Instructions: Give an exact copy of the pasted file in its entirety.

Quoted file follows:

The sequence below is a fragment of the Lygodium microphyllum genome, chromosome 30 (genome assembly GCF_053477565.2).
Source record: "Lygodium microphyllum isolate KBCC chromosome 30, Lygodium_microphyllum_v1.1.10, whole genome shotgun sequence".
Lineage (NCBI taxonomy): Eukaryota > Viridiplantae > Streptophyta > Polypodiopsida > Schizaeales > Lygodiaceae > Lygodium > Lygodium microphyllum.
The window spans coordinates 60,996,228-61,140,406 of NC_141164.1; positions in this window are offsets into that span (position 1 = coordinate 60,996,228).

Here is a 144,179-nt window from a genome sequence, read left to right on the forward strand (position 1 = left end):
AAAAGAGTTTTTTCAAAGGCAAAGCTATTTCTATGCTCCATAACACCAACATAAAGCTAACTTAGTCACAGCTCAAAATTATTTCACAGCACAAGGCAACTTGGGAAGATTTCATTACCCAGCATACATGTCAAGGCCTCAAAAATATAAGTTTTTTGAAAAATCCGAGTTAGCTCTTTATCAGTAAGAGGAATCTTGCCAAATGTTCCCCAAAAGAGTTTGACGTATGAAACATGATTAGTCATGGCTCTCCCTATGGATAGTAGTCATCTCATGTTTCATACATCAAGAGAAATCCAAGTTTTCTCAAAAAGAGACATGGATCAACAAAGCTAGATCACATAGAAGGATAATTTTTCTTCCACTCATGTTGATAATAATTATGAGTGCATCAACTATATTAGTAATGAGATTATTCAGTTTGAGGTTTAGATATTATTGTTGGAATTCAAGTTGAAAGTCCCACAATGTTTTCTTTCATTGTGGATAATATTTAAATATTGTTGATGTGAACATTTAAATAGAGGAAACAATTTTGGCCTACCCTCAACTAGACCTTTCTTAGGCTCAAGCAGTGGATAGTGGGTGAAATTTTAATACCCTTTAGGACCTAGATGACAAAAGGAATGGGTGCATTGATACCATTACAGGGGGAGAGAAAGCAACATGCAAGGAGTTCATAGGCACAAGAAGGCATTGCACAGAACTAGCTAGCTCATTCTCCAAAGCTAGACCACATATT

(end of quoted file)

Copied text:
The sequence below is a fragment of the Lygodium microphyllum genome, chromosome 30 (genome assembly GCF_053477565.2).
Source record: "Lygodium microphyllum isolate KBCC chromosome 30, Lygodium_microphyllum_v1.1.10, whole genome shotgun sequence".
Lineage (NCBI taxonomy): Eukaryota > Viridiplantae > Streptophyta > Polypodiopsida > Schizaeales > Lygodiaceae > Lygodium > Lygodium microphyllum.
The window spans coordinates 60,996,228-61,140,406 of NC_141164.1; positions in this window are offsets into that span (position 1 = coordinate 60,996,228).

Here is a 144,179-nt window from a genome sequence, read left to right on the forward strand (position 1 = left end):
AAAAGAGTTTTTTCAAAGGCAAAGCTATTTCTATGCTCCATAACACCAACATAAAGCTAACTTAGTCACAGCTCAAAATTATTTCACAGCACAAGGCAACTTGGGAAGATTTCATTACCCAGCATACATGTCAAGGCCTCAAAAATATAAGTTTTTTGAAAAATCCGAGTTAGCTCTTTATCAGTAAGAGGAATCTTGCCAAATGTTCCCCAAAAGAGTTTGACGTATGAAACATGATTAGTCATGGCTCTCCCTATGGATAGTAGTCATCTCATGTTTCATACATCAAGAGAAATCCAAGTTTTCTCAAAAAGAGACATGGATCAACAAAGCTAGATCACATAGAAGGATAATTTTTCTTCCACTCATGTTGATAATAATTATGAGTGCATCAACTATATTAGTAATGAGATTATTCAGTTTGAGGTTTAGATATTATTGTTGGAATTCAAGTTGAAAGTCCCACAATGTTTTCTTTCATTGTGGATAATATTTAAATATTGTTGATGTGAACATTTAAATAGAGGAAACAATTTTGGCCTACCCTCAACTAGACCTTTCTTAGGCTCAAGCAGTGGATAGTGGGTGAAATTTTAATACCCTTTAGGACCTAGATGACAAAAGGAATGGGTGCATTGATACCATTACAGGGGGAGAGAAAGCAACATGCAAGGAGTTCATAGGCACAAGAAGGCATTGCACAGAACTAGCTAGCTCATTCTCCAAAGCTAGACCACATATT